[Air-L] Internet, Mobile Media, and Journalism: Technologies of News in the 21st Century, AoIR pre-conference

Holly Kruse holly.kruse at gmail.com
Fri Aug 17 10:15:36 PDT 2012

A reminder that the deadline for submissions to the Internet, Mobile
Media, and Journalism: Technologies of News in the 21st Century
pre-conference workshop/seminar is Monday, August 27th (the deadline
was extended). The pre-conference will take place on Thursday, October





The Internet, Mobile Media, and Journalism: Technologies of News in
the 21st Century

Over the past several years, journalism has undergone profound changes
as people seeking information increasingly turned to the internet and
mobile apps for news and commentary. Some traditional news outlets,
like the New York Times and the Times of London, have instituted
paywalls to recoup lost sales revenue. Others, like the Christian
Science Monitor, stopped publishing print editions altogether and now
exist only online. Many journalists working in print media lost their
jobs, while reporting done by “citizen journalists” using platforms
like blogs, YouTube, and Twitter, became increasingly central to the
dissemination of news.

 A recent poll of prominent U.S. journalists who work for traditional
national news media conducted by the Atlantic and the National Journal
found that a majority of these journalists believe that journalism has
been hurt more than helped by Internet.  Is this in fact the case?
What is the state of reporting in the digital age, an age in which,
for instance, bloggers writing from embattled neighborhoods in Syria
give information that is picked up by mainstream news outlets whose
reporters can’t reach these locations? Or, conversely, what is the
state of reporting when bloggers from less “newsworthy” locations,
like inner city neighborhoods, write about experiences that don’t fit
traditional news narratives but now have an opportunity to at least
try to broadcast their stories via the web?

 Questions that participants in this pre-conference seminar might
address in their papers and papers-in-progress include:

    How have traditional news media responded to new media – for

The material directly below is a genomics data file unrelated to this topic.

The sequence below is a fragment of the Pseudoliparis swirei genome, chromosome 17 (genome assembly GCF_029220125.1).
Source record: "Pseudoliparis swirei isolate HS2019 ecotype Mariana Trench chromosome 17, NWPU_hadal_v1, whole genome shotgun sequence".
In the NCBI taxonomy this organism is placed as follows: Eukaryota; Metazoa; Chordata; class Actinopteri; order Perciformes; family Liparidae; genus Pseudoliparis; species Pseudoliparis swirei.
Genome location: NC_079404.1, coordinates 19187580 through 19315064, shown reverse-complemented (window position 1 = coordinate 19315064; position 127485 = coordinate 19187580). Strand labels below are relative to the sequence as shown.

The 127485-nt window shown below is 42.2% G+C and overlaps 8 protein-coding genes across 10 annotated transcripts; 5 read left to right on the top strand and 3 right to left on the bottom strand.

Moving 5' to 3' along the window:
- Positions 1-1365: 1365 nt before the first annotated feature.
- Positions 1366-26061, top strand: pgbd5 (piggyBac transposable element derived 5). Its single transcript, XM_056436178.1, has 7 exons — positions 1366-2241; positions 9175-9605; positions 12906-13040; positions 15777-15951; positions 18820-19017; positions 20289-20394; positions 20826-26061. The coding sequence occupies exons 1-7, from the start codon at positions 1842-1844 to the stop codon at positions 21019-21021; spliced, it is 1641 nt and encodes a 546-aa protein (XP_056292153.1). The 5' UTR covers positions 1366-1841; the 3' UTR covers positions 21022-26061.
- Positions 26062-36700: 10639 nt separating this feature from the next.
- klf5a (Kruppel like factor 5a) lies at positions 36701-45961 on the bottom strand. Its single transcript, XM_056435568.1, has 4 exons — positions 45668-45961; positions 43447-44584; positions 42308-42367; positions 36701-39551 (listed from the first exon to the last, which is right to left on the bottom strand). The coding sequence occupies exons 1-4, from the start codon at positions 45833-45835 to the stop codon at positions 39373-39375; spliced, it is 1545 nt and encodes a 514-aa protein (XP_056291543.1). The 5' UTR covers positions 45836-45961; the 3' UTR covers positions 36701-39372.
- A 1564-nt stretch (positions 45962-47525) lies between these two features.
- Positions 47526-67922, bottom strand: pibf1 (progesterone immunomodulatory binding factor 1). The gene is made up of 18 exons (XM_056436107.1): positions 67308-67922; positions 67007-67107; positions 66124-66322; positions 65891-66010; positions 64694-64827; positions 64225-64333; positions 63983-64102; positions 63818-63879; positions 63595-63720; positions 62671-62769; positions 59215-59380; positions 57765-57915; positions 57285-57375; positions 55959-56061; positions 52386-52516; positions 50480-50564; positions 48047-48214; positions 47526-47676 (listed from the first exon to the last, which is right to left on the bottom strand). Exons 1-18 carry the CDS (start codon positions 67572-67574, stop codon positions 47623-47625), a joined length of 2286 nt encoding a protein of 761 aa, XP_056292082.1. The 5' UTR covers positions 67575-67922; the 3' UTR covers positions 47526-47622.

instance, by offering news on a “third screen” or entering into
ventures with new media companies – and how effective have these
forays been?

    What constitutes a citizen journalist, and what effects are
citizen journalists having as sources of information for the public
and for more established media outlets? How has the internet affected
reporting and its practices?

    What is the role of the online news audience in the creation and
dissemination of news when compared to the audience of print news?

    What effect have the internet and mobile media had on reporting on
breaking news and on crisis communication?

    How has in-depth investigative reporting been affected by the
emergence of the internet and mobile media as crucial sources of news?

    What opportunities has the internet afforded writers, including
those in marginalized social and economic groups, that they wouldn’t
have had in traditional media?

    How have print and broadcast media covered the development of
digital news media?

    Has the content of news changed as digital and mobile media as
sources of news grown more popular?

    Who are the gatekeepers in the new news environment, and what role
do online gatekeepers play?

    What are the social and cultural implications – locally,
regionally, nationally, and globally – for the declining popularity of
print news media and the growth of digital news media?

 Participants in this pre-conference seminar are invited to
investigate these questions and interrogate mainstream understandings
of the nature of digital and print news sources and their audiences,
and the relations between and among them.

 This pre-conference will be a half-day seminar and workshop in which
each participant will present his/her current research on a relevant
topic, and each presentation will be followed by discussion. If you
are interested in participating, please submit a working paper or
paper proposal of approximately 200-500 words to Holly Kruse at
hkruse at rsu.edu by August 20th.  Submissions will be reviewed, and
those accepted to the seminar will be notified by August 27th.

More information about the Air-L mailing list